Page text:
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Is it too early to call it a snowy owl invasion?

A snowy owl was photographed in Lincoln County on Dec. 10, 2010. The arctic visitors delight birdwatchers when they arrive in Eastern Washington each winter. (Buck Domitrovich)
A snowy owl was photographed in Lincoln County on Dec. 10, 2010. The arctic visitors delight birdwatchers when they arrive in Eastern Washington each winter. (Buck Domitrovich)

BIRDING -- Snowy owls migrating from the arctic  to northern states stand out in a crowd, or even on a rural fencepost.  Numerous sightings are causing a stir about whether this is a boom year for the white-feathered visitors.

Read on for some perspective and interesting details via Inland Northwest Birders from long-time bird observer Bud Anderson of Bow, Wash., a spokesman for the Falcon Research Group:

I would say that we are all still waiting to see just how big a Snowy Owl year it will be in 2011/12.

There may be just a few here in w. WA or there could be literally several hundred that will show up, often at around the same time, and even the same night, especially after a northern storm. We had a dozen show up unexpectedly in a single, large field on the Samish Flats, apparently arriving together during the previous night.

In the big years, they will be all over the place including downtown Seattle, Tacoma and other unexpected locations.

And, if the past is any indication, there will be the usual media blowout to look forward to.

But more typically, we get just a few through at this time of year and then many continue on south.

I have seen it where you'll have a few now and hordes arriving later in January.

But right now we just have to wait and see about numbers.

When they do come down, their behavior will be as individual as yours. Some will stay put, some will wander locally and some will keep going. One guy, years ago at Logan Airport in Boston, had a tagged Snowy move all over the east coast throughout the winter. It was essentially nomadic.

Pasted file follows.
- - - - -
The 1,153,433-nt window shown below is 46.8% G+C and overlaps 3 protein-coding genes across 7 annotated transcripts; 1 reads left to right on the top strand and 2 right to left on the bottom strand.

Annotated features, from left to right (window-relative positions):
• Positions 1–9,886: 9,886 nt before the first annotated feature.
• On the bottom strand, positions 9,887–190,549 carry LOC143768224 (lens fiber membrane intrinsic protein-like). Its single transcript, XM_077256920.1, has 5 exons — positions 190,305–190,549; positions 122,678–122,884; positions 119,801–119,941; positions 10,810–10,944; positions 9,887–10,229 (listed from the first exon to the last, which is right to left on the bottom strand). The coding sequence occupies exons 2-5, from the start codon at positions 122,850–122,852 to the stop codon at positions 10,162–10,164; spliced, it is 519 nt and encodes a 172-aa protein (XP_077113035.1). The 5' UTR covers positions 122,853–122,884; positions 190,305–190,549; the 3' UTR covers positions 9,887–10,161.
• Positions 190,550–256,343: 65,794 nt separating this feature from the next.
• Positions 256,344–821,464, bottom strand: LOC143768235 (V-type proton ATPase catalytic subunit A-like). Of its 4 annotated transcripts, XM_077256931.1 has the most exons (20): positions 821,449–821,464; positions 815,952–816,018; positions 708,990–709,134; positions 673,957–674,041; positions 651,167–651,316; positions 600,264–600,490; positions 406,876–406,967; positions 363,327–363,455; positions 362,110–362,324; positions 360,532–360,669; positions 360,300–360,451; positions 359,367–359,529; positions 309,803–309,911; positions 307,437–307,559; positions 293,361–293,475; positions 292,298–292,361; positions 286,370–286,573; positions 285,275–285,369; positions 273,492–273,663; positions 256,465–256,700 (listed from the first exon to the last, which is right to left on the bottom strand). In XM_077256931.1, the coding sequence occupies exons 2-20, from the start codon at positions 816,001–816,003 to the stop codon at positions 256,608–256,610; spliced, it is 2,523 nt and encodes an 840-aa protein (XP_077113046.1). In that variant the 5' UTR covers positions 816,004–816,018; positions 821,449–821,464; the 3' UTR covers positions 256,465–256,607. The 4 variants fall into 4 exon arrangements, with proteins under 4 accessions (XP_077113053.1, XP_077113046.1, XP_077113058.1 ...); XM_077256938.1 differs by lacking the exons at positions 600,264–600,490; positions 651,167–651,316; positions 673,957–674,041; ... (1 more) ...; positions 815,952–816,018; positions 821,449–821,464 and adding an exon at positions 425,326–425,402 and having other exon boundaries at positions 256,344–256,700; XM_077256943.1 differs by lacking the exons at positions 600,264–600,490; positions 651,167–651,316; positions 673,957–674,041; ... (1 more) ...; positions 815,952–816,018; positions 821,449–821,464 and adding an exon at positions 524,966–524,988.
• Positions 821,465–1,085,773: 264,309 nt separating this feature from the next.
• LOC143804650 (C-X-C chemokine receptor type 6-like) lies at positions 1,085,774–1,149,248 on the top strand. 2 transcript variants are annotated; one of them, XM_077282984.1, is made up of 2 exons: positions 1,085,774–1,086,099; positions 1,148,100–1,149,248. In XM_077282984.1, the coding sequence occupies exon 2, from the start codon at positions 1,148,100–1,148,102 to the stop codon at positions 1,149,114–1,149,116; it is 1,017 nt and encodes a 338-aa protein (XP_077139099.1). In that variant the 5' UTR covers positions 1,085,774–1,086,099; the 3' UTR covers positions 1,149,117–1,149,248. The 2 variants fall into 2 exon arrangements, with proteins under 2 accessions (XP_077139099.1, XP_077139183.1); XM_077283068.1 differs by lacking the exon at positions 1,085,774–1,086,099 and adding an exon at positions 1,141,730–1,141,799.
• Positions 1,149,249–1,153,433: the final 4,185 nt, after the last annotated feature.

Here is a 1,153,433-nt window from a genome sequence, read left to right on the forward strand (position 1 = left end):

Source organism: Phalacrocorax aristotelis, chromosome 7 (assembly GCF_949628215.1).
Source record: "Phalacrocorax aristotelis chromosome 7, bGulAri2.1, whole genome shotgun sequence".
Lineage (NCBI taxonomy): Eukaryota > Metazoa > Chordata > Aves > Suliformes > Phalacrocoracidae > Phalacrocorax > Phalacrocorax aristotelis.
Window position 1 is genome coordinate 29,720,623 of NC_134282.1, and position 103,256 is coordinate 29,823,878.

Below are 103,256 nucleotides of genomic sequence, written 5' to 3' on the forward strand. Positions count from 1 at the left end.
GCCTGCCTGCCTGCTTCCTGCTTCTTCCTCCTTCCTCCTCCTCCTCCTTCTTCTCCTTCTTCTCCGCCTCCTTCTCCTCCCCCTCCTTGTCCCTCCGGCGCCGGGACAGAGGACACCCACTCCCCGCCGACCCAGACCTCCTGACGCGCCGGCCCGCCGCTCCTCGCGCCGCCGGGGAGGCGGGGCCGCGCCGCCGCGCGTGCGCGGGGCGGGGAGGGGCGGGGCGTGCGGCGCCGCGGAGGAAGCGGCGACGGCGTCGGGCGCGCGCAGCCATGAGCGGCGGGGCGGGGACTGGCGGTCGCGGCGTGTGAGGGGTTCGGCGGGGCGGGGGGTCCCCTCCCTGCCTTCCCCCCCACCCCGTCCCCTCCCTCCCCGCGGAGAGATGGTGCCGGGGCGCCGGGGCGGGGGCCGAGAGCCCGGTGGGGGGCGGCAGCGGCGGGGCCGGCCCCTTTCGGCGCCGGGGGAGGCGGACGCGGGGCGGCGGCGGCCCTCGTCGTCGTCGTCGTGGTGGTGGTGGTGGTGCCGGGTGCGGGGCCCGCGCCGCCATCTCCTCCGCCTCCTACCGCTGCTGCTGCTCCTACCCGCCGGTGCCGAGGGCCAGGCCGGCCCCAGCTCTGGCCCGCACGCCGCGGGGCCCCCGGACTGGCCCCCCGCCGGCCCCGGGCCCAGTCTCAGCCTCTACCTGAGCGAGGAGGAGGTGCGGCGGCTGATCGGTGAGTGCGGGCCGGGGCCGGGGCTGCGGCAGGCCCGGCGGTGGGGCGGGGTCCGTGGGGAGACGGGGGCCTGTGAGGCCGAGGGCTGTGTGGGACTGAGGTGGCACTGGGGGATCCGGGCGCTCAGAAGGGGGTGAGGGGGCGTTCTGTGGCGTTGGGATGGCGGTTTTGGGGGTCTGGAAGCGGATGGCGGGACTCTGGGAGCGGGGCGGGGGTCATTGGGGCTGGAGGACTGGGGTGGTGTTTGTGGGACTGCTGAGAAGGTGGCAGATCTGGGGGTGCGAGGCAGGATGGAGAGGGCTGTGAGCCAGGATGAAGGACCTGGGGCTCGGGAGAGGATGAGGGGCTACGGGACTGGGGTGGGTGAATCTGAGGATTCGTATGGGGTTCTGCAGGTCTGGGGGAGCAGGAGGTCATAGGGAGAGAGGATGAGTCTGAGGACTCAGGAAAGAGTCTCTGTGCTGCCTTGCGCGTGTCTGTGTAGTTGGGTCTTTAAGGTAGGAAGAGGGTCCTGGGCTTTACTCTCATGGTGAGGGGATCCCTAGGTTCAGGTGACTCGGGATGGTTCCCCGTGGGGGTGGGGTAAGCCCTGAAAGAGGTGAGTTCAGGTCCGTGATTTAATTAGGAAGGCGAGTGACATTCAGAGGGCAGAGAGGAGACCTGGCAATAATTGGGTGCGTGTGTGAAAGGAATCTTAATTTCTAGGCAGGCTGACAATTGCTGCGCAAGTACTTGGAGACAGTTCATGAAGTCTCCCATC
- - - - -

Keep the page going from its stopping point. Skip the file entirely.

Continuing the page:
Our group (Falcon Research Group) caught and wing-tagged 10 or so quite a number of years ago. We found that most stayed pretty close to where we caught them on the Samish Flats but they were fairly late season birds.

During one big year, the area at the end of Thomle Road was really productive, exactly where the bird is being reported today.

On Samish, I have seen a dozen on a single barn roof, 35 while swinging the scope from a single point. Had one that even learned to roost inside a barn.

Most will be stone tame. At first they won't know how to perch in trees and other high places (remember that they are tundra inhabiting birds) so you'll see them on the ground. As the season goes by, they will perch higher and higher, first fenceposts, then poles, then roofs.

Incidentally, some do return to the same area in successive years as shown from our tags. Had one come back for three years.

And it is true that they do like to eat Short-eared Owls, so expect those numbers to drop substantially after a big Snowy year.

Oddly enough, we will be hosting Denver Holt, one of the leading experts on Snowys, in February at the Annual Skagit Hawk Count. I grilled him yesterday on the latest info on ageing and sexing them, hoping to become an authority by osmosis I suppose. I have to tell you that he is very reluctant to age and sex Snowy Owls in the field. This really suprised me as he has been working on the breeding population at Barrow in AK for over 20 years now (I think that number is about right).

So I would say that in all of the rush and hub-bub that a Snowy year will bring, be careful about what you believe about ageing and sexing them. There is really alot of mis-information out there.

Beginning may be in for a really wonderful winter.

Bud Anderson
Falcon Research Group
Box 248
Bow, WA 98232
(360) 757-1911

Rich Landers
Rich Landers joined The Spokesman-Review in 1977. He is the Outdoors editor for the Sports Department writing and photographing stories about hiking, hunting, fishing, boating, conservation, nature and wildlife and related topics.

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